Monday, March 7, 2011

China to slow GDP growth in bid to curb emissions
The announcement that economic growth targets will be lowered from 8% to 7% over the next five years may mark the end of China's peak growth years as environmental constraints drive up the expense of resources and pollution control.

'In China's thousands of years of civilisation, the conflict between humanity and nature has never been as serious as it is today,' the environment minister Zhou Shengxian wrote on his ministry's website.

'The depletion, deterioration and exhaustion of resources and the deterioration of the environment have become serious bottlenecks constraining economic and social development.'

In an online discussion on Sunday, the premier, Wen Jiabao, said China's 2011-15 economic plan would lower the target for annual GDP growth – 'to raise the quality and efficiency of economic growth'.

He said: 'We absolutely cannot again sacrifice the environment as the cost for high-speed growth, to have blind development, and in that way to create over-capacity and put greater pressure on the environment and resources. That economic development is unsustainable.'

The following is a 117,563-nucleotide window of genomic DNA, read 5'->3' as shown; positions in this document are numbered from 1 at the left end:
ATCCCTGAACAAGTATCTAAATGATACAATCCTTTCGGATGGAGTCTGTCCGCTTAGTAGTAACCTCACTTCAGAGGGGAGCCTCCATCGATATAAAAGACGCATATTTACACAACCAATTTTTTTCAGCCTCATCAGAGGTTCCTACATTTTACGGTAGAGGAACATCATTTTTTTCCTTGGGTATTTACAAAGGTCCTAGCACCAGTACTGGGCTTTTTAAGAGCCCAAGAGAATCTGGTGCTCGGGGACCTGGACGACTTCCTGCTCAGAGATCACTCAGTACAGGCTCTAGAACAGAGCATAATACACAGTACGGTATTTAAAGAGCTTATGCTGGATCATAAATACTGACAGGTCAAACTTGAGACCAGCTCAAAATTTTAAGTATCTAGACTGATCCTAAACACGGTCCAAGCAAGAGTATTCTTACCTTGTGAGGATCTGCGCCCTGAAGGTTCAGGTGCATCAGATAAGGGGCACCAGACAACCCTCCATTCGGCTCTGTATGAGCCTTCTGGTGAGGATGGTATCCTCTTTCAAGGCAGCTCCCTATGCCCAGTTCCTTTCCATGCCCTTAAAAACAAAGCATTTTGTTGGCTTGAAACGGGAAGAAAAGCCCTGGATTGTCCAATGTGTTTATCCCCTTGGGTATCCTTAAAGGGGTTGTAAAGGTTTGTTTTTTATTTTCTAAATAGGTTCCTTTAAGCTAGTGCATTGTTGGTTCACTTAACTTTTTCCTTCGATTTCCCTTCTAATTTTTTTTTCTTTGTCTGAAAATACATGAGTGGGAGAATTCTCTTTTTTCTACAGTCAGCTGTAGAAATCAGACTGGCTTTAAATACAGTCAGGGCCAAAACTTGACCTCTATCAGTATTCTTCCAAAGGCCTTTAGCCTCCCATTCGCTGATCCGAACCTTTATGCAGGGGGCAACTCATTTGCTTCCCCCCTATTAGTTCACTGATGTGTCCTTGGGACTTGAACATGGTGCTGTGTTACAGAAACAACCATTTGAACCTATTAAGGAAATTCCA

A similar line emerged from a report released last Friday by Tsinghua University's climate policy initiative. It noted that from 2000-10, China's GDP grew at an annual rate of 10.4%, which took it from sixth to second place in the world. Per capita GDP in that period rose from $996 to $4,300.

China's energy demand, meanwhile, has surged by 220%, compared to a world average of 20%. Since 2006, the country has accounted for 75% of the global increase in coal consumption and 60% of the increase in oil use.
But demographic pressures are easing. China's population increase of 6.3 million people in 2010 was the lowest for many years.
by Jonathan Watts
The Guardian,
February 28, 2011

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